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SFU Vision Launch Remarks
SFU Vision Remarks
Bill Reid Gallery
President and Vice-Chancellor
Thank you for joining us to launch SFU’s new vision as – unreservedly, undeniably, enthusiastically – “The Engaged University.”
I am delighted to see so many here for what is, in a way, a return engagement. It was just over a year ago that many of us came together to launch a process called envision>SFU.
At that time, we contemplated a strategic vision for two main reasons:
First it is critical, always, to identify and understand SFU’s qualities and strengths. If, as Mclean’s magazine says, we are the best comprehensive university in Canada, we want to make sure we know what makes us so.
And we want to make sure everyone else knows, too. That’s a responsibility we owe equally to our students and alumni, to our faculty and staff, and to our funders and supporters.
SFU graduates seeking jobs and researchers seeking funding deserve recognition for the quality of their work. And everyone, from philanthropists to taxpayers to parents who help with tuition, should know what value they are getting for their investment.
The second goal of a vision is to set a strategic direction. We’re not here to rest on the laurels that others have garnered. Our responsibility is to make this great university even better.
So we envisioned SFU. We listened to thousands of students, faculty and staff, along with thousands more alumni, community partners and supporters, in what turned out to be one of the most extensive consultations undertaken by a major Canadian university.
What we heard was both reassuring and energizing:
- People said they appreciated our adventurous spirit, our willingness to embrace bold initiatives, and our readiness to engage with others;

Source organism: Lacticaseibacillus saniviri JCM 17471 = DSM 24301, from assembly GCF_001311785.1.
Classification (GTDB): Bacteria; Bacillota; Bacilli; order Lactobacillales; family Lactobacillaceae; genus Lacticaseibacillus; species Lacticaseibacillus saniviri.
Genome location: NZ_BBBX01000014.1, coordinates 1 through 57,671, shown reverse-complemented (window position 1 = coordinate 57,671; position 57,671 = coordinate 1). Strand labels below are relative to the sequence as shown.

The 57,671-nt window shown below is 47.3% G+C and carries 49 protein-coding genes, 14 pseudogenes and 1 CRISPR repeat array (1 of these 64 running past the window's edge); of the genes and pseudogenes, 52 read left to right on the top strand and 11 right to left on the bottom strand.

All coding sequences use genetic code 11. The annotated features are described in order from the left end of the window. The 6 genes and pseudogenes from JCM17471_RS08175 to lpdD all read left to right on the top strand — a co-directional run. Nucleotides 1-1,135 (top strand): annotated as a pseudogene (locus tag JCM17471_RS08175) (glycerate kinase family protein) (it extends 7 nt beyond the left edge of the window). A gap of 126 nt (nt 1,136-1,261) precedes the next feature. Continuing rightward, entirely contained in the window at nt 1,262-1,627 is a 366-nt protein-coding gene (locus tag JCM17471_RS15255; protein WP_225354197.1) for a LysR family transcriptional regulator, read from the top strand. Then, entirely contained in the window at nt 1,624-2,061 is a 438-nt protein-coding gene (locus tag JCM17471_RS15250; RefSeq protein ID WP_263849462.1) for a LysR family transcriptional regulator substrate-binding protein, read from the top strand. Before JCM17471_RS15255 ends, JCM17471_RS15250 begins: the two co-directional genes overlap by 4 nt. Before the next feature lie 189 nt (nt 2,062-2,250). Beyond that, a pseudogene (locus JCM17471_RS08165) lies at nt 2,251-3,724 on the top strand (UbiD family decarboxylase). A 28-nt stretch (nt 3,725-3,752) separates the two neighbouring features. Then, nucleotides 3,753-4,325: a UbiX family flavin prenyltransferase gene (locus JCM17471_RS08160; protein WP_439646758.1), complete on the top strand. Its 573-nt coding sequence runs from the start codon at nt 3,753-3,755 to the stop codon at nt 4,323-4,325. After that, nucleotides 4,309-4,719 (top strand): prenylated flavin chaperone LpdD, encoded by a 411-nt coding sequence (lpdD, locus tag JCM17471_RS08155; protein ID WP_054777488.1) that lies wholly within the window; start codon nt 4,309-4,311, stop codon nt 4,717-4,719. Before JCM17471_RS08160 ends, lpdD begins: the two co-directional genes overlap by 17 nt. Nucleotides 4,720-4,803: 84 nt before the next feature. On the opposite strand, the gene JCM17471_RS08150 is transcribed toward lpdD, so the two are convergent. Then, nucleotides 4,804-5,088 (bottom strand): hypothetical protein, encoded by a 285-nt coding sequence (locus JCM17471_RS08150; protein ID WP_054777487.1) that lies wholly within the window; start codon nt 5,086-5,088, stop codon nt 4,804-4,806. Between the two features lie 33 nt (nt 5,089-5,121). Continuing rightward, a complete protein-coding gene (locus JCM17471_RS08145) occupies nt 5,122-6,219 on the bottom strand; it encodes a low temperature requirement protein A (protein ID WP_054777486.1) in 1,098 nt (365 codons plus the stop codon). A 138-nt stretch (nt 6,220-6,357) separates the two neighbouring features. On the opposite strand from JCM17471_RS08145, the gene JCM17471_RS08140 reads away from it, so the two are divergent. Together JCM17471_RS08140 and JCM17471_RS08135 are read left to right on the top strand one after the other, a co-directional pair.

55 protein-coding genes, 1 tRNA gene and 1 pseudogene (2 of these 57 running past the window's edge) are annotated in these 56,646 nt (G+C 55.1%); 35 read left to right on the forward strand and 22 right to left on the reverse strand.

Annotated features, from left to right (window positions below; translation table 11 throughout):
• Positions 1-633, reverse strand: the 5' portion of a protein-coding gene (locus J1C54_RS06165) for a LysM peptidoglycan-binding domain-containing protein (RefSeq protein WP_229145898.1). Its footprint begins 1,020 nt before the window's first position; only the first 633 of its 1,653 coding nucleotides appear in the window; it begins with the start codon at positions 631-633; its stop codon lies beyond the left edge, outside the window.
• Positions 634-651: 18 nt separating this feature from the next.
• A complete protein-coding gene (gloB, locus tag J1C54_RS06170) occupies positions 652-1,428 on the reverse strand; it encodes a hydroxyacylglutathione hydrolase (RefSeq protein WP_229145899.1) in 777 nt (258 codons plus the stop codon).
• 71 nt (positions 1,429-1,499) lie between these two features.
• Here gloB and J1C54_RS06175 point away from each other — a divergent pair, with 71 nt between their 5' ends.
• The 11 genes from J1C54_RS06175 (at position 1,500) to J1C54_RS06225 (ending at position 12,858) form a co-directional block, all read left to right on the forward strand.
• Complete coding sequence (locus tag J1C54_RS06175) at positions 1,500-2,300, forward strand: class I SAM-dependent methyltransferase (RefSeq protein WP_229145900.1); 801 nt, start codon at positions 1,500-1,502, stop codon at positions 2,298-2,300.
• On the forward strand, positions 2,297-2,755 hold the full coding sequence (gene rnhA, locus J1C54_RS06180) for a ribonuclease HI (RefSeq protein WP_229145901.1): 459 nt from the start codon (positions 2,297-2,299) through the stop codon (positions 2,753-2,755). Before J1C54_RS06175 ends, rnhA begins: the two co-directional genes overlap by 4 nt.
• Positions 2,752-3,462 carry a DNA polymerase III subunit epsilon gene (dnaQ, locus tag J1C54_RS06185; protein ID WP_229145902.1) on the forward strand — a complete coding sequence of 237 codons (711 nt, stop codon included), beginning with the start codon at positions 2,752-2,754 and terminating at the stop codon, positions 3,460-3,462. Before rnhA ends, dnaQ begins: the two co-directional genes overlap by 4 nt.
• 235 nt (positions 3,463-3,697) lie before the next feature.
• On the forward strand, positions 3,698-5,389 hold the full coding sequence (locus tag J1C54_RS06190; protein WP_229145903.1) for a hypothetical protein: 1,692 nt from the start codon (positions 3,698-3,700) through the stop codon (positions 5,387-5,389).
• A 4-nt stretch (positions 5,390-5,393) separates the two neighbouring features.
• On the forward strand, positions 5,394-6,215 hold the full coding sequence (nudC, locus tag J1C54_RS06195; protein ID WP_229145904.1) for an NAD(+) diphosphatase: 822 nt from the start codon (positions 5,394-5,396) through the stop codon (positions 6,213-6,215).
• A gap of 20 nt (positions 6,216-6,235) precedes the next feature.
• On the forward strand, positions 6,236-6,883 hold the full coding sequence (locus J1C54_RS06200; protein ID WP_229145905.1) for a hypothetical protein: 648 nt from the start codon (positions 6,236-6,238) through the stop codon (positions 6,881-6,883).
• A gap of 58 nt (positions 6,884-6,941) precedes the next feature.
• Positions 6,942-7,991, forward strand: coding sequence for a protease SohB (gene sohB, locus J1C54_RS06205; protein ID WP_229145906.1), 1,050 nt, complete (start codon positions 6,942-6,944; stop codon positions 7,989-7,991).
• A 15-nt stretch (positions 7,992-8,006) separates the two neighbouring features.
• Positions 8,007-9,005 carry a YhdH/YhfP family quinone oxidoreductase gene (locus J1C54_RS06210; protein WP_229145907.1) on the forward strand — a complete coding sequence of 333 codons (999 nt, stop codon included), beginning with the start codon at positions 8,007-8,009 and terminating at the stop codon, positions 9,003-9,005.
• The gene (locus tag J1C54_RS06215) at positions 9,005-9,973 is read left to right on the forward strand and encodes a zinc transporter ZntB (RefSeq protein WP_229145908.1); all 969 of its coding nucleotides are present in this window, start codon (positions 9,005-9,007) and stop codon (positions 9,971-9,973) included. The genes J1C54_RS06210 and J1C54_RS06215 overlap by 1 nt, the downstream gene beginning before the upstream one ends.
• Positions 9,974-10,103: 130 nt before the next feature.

- They said they liked our commitment to teaching and learning;
- They liked the quality and mobility of our research; and.
- They hugely valued our connection to communities.
But the envision process revealed another insight – that our commitments to students, research and communities are mutually supportive; and that we can derive strength from the “dynamic integration of innovative education, cutting-edge research, and far-reaching community engagement.”
You should get used to that phrase, because it forms a key part of our vision. Beginning today, SFU is committed: “To be the leading engaged university defined by its dynamic integration of innovative education, cutting-edge research, and far-reaching community engagement.”
What does that mean, exactly?
Let’s consider it in relation to the vision’s three goals: “engaging students”, “engaging research” and “engaging communities.”
When we say we are committed to “engaging students,” we not only mean that we are committed to providing a high-quality classroom environment in which they acquire knowledge and an ability to think critically …
We also mean that we are committed to harnessing our research strengths to enable students to learn first-hand the joys of discovery and to acquire aptitudes for lifelong learning …
And we mean that we will offer them opportunities – through co-op programs, internships and other forms of experiential learning – to engage with communities, close to home and around the globe, where they can acquire workplace skills, cultural knowledge, and civic understanding.